Everyone’s talking about self-care. It’s all over social media as #selfcare and it’s popping up on blogs and in workshops. Self-care may be a trend, but it’s one that’s much needed!
What is self-care, anyway?
Self-care is exactly what it sounds like: taking care of oneself. It’s any activity or practice that’s embraced solely for the purpose of one’s well being.
Self-care comes in all forms: making nourishing meals, doing exercise, meditating, spending time in nature, oil pulling, or treating oneself to a facial. It’s not one specific practice, but anything done to nourish the body or mind.
Why do we need to take care of ourselves?
It is a very common phenomenon to get so caught up in daily life–work, kids, relationships, errands, and family commitments—that we leave little time for ourselves. The mornings are the opposite of leisurely as we hop in and out of the shower, smudge on makeup in the car, and wolf down breakfast at our desk.
If we’re a parent, we so lovingly devote all of our attention to our children that we barely have time to wash our hair. Whether we spend the day at work or with our kids, it can easily fly by in a flurry of meeting deadlines.
Evenings are equally as rushed with just enough time to slap dinner together or grab something to go on the way home. There’s no real transition between the evening’s activities and the day’s work: brush teeth, hit the pillow. Wash, rinse, repeat.
As an ayurvedic practitioner, I witness this scenario in many of my clients’ lives.
hey feel as if there is no time for self-care. But without making an effort to care for their wellbeing, they end up feeling worn out, lacking energy and plagued by pesky physical ailments like gas and bloating, which are not only uncomfortable but can lead to bigger problems. Life feels like a whirlwind. It’s easy to lose sight of the bigger picture when life is lived without pause.
Becoming mindful of your needs
Here is where self-care comes in. It’s a pause; time devoted to taking care of one’s temple.
Without some belief in a greater purpose in life, self-care seems futile. But if we have even an inkling of a spiritual slant, such as believing in a greater energy, or that there’s a soul, the importance of self-care is undeniable.
All Vedic sciences—yoga, ayurveda, and tantra—are based on the philosophy that we are not only body and mind, but a soul. We were born into this specific body in this lifetime to fulfill our dharma, or purpose, for the evolution of our spirit.
Life is a gorgeous, ever-reaching web of actions and their reactions, opportunities to grow, and chances to love both ourselves and others. No effort is futile and no action goes unnoticed.
In Vedic teachings, there are four aims of life:
Dharma – righteous living, one’s purpose in life
Kama – pleasure, enjoyment of life and relationships
Artha – wealth
Moksha – inner peace
From a spiritual perspective, self-care is the act of taking care of the body and mind so that our soul has the healthy abode needed to fully participate in a well-lived life. Without health, it is difficult if not impossible to fulfill our dharma, whether that’s work or family life.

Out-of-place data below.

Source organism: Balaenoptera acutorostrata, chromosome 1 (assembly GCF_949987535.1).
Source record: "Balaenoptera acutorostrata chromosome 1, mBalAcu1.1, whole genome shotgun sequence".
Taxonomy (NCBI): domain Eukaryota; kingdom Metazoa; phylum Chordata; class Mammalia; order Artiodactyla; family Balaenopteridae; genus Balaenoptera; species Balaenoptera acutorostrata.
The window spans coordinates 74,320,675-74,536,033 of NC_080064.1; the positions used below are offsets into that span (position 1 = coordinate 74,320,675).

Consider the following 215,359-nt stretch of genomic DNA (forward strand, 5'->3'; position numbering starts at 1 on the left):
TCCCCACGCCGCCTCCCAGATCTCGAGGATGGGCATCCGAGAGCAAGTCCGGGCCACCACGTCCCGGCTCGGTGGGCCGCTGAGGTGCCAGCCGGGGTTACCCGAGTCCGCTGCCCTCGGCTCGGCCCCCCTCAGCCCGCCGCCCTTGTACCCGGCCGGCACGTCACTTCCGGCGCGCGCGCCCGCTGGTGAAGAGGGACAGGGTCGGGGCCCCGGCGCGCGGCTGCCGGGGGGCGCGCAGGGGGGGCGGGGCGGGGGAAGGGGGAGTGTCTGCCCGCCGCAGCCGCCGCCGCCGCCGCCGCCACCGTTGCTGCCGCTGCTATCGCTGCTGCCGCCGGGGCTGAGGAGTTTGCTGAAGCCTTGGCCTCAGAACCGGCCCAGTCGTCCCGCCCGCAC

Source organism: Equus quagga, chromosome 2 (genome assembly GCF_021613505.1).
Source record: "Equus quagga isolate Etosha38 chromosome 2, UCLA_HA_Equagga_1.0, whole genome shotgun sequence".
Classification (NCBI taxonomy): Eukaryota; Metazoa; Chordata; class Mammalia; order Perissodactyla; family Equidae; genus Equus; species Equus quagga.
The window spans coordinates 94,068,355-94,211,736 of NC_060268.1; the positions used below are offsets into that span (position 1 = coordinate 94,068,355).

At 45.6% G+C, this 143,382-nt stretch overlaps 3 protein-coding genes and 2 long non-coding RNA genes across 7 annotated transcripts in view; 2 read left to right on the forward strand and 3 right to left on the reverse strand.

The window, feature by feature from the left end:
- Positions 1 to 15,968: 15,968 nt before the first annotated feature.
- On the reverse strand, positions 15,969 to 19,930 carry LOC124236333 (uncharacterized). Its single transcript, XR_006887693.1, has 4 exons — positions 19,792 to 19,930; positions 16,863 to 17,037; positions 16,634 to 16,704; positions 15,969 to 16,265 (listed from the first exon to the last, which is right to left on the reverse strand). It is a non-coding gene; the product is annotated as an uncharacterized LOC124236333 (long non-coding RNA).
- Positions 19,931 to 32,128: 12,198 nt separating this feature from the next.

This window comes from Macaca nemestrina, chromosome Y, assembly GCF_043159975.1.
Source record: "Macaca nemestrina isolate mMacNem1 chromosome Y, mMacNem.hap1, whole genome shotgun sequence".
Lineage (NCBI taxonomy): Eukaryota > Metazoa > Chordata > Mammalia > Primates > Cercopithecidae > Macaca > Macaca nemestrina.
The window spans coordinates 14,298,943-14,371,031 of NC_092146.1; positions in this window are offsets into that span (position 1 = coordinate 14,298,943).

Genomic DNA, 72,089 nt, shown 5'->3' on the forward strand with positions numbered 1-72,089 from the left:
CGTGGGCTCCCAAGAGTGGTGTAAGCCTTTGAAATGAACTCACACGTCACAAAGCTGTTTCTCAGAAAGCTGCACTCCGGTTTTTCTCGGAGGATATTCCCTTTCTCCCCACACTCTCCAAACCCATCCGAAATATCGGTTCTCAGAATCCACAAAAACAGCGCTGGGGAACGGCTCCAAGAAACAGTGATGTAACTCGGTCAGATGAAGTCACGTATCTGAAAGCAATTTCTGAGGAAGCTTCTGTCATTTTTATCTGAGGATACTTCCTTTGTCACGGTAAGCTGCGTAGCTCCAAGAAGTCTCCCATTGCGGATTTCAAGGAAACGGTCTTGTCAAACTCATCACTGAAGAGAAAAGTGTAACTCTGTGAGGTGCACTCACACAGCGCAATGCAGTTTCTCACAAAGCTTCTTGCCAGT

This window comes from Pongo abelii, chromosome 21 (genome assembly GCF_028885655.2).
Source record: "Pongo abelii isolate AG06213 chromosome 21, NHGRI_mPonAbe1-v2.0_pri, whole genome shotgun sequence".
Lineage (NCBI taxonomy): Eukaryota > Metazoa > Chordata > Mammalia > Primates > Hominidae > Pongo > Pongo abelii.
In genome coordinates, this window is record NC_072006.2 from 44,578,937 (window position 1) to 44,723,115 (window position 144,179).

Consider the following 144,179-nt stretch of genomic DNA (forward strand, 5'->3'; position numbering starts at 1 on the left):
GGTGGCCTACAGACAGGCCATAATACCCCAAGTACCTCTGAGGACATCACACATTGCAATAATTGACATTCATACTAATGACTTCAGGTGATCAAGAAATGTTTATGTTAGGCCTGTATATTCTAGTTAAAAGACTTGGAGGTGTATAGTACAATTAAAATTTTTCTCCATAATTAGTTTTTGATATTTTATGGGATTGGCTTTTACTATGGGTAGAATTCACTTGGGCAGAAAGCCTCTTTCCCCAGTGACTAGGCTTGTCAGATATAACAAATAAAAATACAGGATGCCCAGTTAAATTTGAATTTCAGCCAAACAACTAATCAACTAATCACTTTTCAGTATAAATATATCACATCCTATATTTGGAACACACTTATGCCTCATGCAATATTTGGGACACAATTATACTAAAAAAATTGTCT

Without health, we are unable to fully enjoy the pleasures of life. Think back to a time when you had a cold and couldn’t taste anything. Being sick reduces the amount of pleasure you can experience, and living in this human incarnation is absolutely meant to be pleasurable.
Without health, it’s difficult to make the money needed to enjoy the pleasures of life. And finally, without health, the mind struggles to be at peace.
Each goal of life is dependent upon good health. Self-care is making the effort to care for one’s body and mind so that the health is not a roadblock. This gives us the greenlight to embark on our soul’s journey.
How to fit self-care into your daily routine
If the scenario that I previously described (busy work and/or family life) resonated with you, you may believe that there’s no time for self-care. Self-care may feel indulgent when your time should be devoted elsewhere.
But the thing about self-care, much like meditation, is that the five minutes spent on your body and mind amplifies your ability to accomplish everything else in your day. Five minutes spent toward relaxation—whether it’s doing breathing exercises, taking a bath, or giving yourself a massage–calms the mind. With a calm mind you are able to approach everything else in your life from a much better place, making work and family commitments easier and smoother.
I encourage you to begin with five minutes of self-care a day, either in the morning or evening. Choose one or two of the following practices to start.
- Drink a cup of hot water upon rising
- Lie in savasana for 5 minutes and just breathe
- Say a prayer of gratitude before your meals
- Give yourself a facial
- Take a bath
- Make yourself a golden milk
- Read a spiritual book
- Walk in the grass with bare feet
- Cook yourself a warm breakfast
- Practice 5 minutes of yogic breathwork (pranayama)
- Give yourself a warm oil massage (abhyanga)
- Listen to mantra music
Once you feel the difference in your state of mind, you’ll be inspired to incorporate more practices until you’re a believer in self-care, too.
If you want to become more compassionate and productive Emily Fletcher's Masterclass on Meditation for Super Performance is absolutely FREE and plays on Mindvalley.